I've been thinking about healthcare, health outcomes, and American exceptionalism.
Cancer stuff updates will be a little delayed, as everything is sort of up in the air scheduling wise as we deal with delayed testing results and a minor surgical complication. (I'm fine, details when I have something more concrete to say.
But all this healthcare stuff is making me think about America, and how badly broken our healthcare system is on so many levels.
We have a critical shortage of primary care doctors, and have since before the pandemic. And it's only going to get worse, as we treat our health care providers like absolute crap, a problem that has a lot to do with massive student loans, the privatization of health care, the profit motive driving healthcare decisions and management of clinicians, and of course the insurance companies and the lack of a public option.
Doctors are leaving practice in droves, and I can't blame them. The system is abusive and they are being treated as profit centers, not health care providers. This has only gotten worse over the course of the pandemic, as health care providers are overworked, exhausted, unsupported, and seeing their profession and their persons disparaged by those who will nevertheless expect treatment when they fall ill. Even if they won't admit that they're ill with COVID-19.
As for my case--we have decent insurance for America--but in addition to whatever percentage of the bill winds up being ours to pay, every visit I have to make to one of my oncologists is a $50 copay. (They count as specialists. My GP is $25; my shrink is $30. If I have to go to the ER, it's $500 minimum. And probably more.)
This has what economists call a chilling effect on the use of health care: People can generally not afford an unexpected $50 or $300 dollars. For that matter, my previous insurance would only pay for one mammogram a year. Glad I'm not with them anymore, as I have had four so far since August 27th, not to mention a few ultrasounds and some other imaging.
Can most people afford an extra $120 a month for psychiatric treatment? If they can find a therapist who's accepting clients currently, when the mental health of the entire world is a hot slippery mess?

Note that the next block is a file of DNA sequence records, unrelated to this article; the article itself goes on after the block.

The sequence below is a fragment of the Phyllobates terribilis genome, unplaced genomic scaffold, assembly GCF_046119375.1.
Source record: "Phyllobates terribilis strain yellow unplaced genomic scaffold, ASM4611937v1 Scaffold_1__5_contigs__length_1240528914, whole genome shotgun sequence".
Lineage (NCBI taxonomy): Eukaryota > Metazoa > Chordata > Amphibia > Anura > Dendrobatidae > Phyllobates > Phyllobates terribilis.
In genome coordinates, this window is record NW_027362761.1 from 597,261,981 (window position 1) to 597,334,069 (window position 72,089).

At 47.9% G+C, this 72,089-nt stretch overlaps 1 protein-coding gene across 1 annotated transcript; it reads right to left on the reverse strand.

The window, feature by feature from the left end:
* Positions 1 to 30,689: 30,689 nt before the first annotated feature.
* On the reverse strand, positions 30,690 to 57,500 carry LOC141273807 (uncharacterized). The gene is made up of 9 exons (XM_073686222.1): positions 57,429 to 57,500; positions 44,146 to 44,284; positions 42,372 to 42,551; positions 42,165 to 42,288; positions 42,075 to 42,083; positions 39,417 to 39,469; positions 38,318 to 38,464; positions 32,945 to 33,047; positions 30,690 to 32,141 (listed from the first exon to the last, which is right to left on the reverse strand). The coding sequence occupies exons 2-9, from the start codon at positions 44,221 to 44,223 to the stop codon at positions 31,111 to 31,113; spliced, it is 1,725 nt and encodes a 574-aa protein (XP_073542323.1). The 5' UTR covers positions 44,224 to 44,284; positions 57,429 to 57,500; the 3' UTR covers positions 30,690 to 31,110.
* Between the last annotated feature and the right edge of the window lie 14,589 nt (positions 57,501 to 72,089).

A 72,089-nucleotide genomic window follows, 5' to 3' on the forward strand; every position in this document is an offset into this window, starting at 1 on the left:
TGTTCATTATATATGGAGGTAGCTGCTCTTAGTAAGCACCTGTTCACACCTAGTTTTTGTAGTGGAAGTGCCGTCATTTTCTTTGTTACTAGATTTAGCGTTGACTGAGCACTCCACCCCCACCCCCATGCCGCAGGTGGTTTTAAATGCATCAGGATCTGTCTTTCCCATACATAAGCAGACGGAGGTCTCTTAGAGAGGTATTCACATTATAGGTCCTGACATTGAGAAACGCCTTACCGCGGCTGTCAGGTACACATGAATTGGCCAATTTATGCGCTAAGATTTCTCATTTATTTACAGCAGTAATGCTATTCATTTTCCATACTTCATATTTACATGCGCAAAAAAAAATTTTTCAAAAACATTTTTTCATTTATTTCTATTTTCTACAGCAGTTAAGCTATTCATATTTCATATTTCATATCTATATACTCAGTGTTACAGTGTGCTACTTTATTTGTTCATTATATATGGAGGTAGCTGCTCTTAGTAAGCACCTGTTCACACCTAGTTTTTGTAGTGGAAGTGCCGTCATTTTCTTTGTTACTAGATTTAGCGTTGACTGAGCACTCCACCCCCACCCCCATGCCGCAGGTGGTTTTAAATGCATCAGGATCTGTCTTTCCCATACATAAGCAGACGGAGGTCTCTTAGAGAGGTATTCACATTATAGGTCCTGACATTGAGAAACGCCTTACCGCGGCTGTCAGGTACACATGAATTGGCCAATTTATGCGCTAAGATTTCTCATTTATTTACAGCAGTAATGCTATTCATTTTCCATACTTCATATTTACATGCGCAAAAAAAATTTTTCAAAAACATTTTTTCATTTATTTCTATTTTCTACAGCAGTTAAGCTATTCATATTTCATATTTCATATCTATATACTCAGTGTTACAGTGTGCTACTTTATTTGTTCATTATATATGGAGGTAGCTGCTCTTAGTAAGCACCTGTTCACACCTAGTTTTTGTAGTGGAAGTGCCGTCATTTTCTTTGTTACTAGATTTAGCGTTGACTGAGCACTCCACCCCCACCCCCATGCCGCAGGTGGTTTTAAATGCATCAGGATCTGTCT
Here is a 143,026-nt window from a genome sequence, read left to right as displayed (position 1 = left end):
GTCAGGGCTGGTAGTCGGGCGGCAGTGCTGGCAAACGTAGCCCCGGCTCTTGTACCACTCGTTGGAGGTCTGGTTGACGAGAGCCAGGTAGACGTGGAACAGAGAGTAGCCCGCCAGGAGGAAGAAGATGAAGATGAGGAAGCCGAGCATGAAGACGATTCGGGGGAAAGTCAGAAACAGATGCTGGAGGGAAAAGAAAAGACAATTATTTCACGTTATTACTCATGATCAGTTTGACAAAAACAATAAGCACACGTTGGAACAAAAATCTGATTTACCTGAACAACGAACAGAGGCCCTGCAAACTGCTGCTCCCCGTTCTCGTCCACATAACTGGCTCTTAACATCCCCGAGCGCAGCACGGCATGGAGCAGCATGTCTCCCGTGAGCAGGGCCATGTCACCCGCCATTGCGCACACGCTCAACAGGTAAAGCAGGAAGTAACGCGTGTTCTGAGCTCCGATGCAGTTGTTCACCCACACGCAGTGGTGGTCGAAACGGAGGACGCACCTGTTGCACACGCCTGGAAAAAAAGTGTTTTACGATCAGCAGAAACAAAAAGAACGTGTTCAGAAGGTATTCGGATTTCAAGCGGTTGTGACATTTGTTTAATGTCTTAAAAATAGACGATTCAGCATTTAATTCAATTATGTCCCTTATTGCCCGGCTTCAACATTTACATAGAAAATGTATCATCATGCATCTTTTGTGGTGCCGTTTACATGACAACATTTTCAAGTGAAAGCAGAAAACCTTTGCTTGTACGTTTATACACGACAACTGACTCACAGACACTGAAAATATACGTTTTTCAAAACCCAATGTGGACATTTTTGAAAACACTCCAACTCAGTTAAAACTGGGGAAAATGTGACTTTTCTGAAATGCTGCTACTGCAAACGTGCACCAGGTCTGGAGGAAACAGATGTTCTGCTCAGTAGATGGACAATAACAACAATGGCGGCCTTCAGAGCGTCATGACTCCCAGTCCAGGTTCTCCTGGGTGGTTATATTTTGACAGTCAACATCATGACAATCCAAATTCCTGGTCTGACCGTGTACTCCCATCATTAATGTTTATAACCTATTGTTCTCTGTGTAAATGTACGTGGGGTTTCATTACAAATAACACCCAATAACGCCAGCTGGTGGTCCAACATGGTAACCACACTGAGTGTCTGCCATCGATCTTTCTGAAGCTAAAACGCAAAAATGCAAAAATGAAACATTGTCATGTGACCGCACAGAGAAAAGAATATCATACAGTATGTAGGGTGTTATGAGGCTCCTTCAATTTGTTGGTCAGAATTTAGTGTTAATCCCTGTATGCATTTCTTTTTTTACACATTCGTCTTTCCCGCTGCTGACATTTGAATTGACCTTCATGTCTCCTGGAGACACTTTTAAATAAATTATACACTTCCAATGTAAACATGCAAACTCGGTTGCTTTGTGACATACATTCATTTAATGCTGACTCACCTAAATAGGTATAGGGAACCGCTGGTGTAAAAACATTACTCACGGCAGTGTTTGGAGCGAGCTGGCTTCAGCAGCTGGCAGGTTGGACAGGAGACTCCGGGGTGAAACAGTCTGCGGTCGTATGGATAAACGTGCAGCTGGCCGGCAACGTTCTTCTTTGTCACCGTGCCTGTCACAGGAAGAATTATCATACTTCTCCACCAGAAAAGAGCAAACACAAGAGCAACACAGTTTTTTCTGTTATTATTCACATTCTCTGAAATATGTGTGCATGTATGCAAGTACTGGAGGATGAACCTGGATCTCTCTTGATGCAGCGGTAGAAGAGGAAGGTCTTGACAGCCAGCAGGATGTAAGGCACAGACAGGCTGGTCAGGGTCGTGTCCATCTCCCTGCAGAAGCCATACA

So essentially, my insurance company fines me for seeing a doctor, even when it's essential care. Fines are meant to reduce a particular activity (and of course to raise revenue). We fine speeders and litterers to make them stop speeding and littering, right?
I've been thinking about the Japanese healthcare system, and the prevalent idea in the US that Japanese citizens have a longer life expectancy than Americans because of diet, exercise, and other things we can control through personal responsibility. And the average Japanese diet is probably better than the average American diet in terms of nutrition and health benefits, but somehow these glossy magazine stories telling you to drink miso and eat seaweed never seem to mention that the average Japanese person goes to the doctor ten times a year.
We have this Puritan baked-in idea that if you are sick it is somehow your fault, and we deal with this by stigmatizing illness, by stigmatizing seeking treatment for illness, by treating sick people as if they have done something wrong. Some of it is denial, of course--we love to tell ourselves that cancer is caused by negativity and "you have to stay positive to survive!" and trust me, some of the longest-term cancer survivors I know are wild-eyed cynics of the first water.
It's all superstition. Magical thinking. We like to think we can control our health. That it's a matter of choices, but honestly it's just damn dumb luck. You can push the statistics one way or another (heavy smoking and drinking is not good for you, for example.) but most of it comes down to luck, genetics, and not standing on the wrong street corner when somebody loses control of their vehicle in the rain and shatters your pelvis and femur.
Going to the doctor is not a sign of weakness. It's not "being a wimp." It's just what you do when you are sick, and you aren't punished for doing it. And ne thing that definitely improves health outcomes is getting medical care and being taken seriously by your clinicians.
Odd that making it easy to take care of yourself rather than punitive might improve health outcomes.
TY! As a fellow cancer survivor (2x. Ovarian. Super rare. Fucking sucked.) I have to say THIS. I took a healthcare course at Wharton that focused on empathy in health service provision (or lack thereof) and was running a healthcare service provider at the time. It’s such a goddamned mess. People can’t afford care for their parents once they struggle to live safely and with dignity on their own.
And my own journey? Even with the best case care and some insurance coverage I was left with $15k the first time and $10k the second out of my pocket or I DIE. WT actual F?
I lost my brilliant PCP because she decided she'd had enough of the HMO trying to micromanage her time and approach to medicine, so she quit and took a job with the state where she doesn't see patients but advocates for them.